US Navy receives future USS Milwaukee LCS

19 October 2015 (Last Updated October 19th, 2015 18:30)

The US Navy has received its sixth littoral combat ship, the future USS Milwaukee (LCS 5), from the Lockheed Martin-led team in a ceremony held at the Marinette Marine Corporation shipyard, Wisconsin, US.

Milwaukee

The US Navy has received its sixth littoral combat ship, the future USS Milwaukee (LCS 5), from the Lockheed Martin-led team in a ceremony held at the Marinette Marine Corporation shipyard, Wisconsin, US.

USS Milwaukee is the third Freedom-variant LCS to join the naval fleet and the vessel has been named Milwauke to honour the largest city in the state of Wisconsin.

LCS programme manager Captain Tom Anderson said: "With each LCS delivered, we have succeeded in driving down costs by incorporating lessons learned to provide the navy with a highly capable and flexible ship.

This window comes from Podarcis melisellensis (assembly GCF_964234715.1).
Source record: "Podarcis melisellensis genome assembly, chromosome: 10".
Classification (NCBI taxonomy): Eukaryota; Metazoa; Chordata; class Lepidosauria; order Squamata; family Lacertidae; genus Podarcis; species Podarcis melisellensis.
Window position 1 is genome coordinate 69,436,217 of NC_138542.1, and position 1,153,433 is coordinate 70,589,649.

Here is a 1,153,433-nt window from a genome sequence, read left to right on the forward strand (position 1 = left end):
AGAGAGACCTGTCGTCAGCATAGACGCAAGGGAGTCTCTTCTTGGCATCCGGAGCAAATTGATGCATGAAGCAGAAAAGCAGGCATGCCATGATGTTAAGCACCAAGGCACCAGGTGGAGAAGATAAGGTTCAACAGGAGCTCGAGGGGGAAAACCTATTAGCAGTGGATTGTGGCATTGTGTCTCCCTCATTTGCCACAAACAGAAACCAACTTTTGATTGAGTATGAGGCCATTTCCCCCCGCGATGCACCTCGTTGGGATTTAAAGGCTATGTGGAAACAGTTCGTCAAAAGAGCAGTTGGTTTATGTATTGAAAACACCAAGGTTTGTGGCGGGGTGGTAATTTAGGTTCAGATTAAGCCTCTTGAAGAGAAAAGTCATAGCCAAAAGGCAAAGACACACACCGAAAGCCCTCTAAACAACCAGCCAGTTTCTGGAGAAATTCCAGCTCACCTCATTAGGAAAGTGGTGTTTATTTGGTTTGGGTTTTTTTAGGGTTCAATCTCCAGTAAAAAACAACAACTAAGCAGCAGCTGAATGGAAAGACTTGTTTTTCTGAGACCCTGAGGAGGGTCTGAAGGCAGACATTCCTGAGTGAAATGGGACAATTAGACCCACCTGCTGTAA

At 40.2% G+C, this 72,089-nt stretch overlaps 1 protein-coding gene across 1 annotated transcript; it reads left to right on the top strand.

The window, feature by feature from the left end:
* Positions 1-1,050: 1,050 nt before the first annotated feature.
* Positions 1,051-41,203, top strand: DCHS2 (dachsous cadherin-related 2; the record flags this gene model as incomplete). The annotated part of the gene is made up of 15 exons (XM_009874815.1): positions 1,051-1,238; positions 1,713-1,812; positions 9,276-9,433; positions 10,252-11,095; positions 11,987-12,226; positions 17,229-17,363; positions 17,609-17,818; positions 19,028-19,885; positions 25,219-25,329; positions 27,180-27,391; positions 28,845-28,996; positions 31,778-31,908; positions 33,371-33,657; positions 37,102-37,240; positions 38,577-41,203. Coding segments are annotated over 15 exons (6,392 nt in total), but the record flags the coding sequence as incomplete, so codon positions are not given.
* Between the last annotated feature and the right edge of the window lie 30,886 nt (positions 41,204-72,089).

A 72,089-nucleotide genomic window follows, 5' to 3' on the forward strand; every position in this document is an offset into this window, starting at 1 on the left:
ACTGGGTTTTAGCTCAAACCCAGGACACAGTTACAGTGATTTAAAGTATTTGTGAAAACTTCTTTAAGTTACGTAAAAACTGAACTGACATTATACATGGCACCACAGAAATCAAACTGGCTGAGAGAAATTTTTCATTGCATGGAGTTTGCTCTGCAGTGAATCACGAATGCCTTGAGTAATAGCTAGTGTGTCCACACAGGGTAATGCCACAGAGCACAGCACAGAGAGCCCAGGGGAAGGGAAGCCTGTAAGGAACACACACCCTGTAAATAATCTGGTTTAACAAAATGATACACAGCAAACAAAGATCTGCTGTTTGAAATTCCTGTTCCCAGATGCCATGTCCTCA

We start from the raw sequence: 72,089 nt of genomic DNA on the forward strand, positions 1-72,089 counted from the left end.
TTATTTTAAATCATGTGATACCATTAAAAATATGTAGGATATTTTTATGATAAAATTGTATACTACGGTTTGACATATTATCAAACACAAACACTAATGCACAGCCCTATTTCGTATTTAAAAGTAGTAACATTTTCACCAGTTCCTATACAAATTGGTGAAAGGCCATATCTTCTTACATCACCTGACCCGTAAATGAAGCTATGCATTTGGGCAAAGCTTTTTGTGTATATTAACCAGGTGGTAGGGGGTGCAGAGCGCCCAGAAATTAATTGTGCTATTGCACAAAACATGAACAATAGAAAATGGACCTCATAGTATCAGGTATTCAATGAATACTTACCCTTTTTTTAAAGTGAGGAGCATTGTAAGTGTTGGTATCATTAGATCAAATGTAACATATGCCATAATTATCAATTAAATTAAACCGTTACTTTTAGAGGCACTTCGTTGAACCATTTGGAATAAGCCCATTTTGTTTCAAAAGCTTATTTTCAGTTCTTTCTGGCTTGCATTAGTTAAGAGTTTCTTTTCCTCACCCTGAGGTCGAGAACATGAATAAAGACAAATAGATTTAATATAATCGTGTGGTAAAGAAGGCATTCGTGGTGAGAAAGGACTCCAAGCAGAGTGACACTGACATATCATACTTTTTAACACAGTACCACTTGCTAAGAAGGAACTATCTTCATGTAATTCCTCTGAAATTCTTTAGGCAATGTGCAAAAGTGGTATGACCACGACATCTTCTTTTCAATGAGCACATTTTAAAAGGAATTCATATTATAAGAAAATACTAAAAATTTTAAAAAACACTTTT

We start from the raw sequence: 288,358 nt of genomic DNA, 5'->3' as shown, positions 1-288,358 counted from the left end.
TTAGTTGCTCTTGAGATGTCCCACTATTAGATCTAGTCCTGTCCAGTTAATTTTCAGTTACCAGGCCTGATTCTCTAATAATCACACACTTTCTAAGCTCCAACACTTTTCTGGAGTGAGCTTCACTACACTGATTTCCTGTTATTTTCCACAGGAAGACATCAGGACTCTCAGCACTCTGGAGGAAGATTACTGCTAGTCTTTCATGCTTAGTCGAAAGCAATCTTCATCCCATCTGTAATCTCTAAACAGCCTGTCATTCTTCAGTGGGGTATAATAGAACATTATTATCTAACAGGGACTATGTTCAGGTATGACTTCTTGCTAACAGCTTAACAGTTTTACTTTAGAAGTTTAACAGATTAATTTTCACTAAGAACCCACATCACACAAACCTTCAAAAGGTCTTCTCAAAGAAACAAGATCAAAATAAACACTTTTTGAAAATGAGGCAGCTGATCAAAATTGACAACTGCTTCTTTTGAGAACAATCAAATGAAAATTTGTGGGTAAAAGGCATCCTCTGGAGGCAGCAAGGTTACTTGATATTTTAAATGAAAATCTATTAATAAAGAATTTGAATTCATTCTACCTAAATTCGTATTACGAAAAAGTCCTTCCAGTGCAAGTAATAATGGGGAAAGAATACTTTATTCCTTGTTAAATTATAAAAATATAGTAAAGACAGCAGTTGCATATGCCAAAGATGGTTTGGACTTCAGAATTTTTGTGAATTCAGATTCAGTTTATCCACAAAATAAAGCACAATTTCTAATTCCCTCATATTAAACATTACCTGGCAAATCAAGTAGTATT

"We are honoured to place the Milwaukee in the able hands of her crew as they set sail for the ship's commissioning."

The new warship is expected to be commissioned on 21 November.

After the commissioning, the vessel will be homeported in San Diego with sister ships USS Freedom (LCS 1), USS Independence (LCS 2), USS Fort Worth (LCS 3), USS Coronado (LCS 4) and the future USS Jackson (LCS 6).

"We are honoured to place the Milwaukee in the able hands of her crew as they set sail for the ship's commissioning."

Littoral Combat Ship Squadron One commander Captain Warren R Buller II said: "We are pleased to receive the future USS Milwaukee into the LCS class.

"Milwaukee is scheduled to conduct full ship shock trials before joining her sister littoral combat ships in their homeport of San Diego."

The LCS ships are fast, agile and focused-mission surface combatants designed to provide capable, cost-effective solutions to gain, sustain and exploit littoral maritime supremacy for troops.

Capable of reconfiguring for surface warfare, anti-submarine warfare and mine countermeasures, 388ft-long USS Milwaukee will be powered by four axial-flow waterjet engines to improve performance.


Image: A file photo showing USS Milwaukee slides into the Menominee River during a christening ceremony at the Marinette Marine Corporation shipyard. Photo: courtesy of US Navy photo courtesy of Lockheed Martin / Released.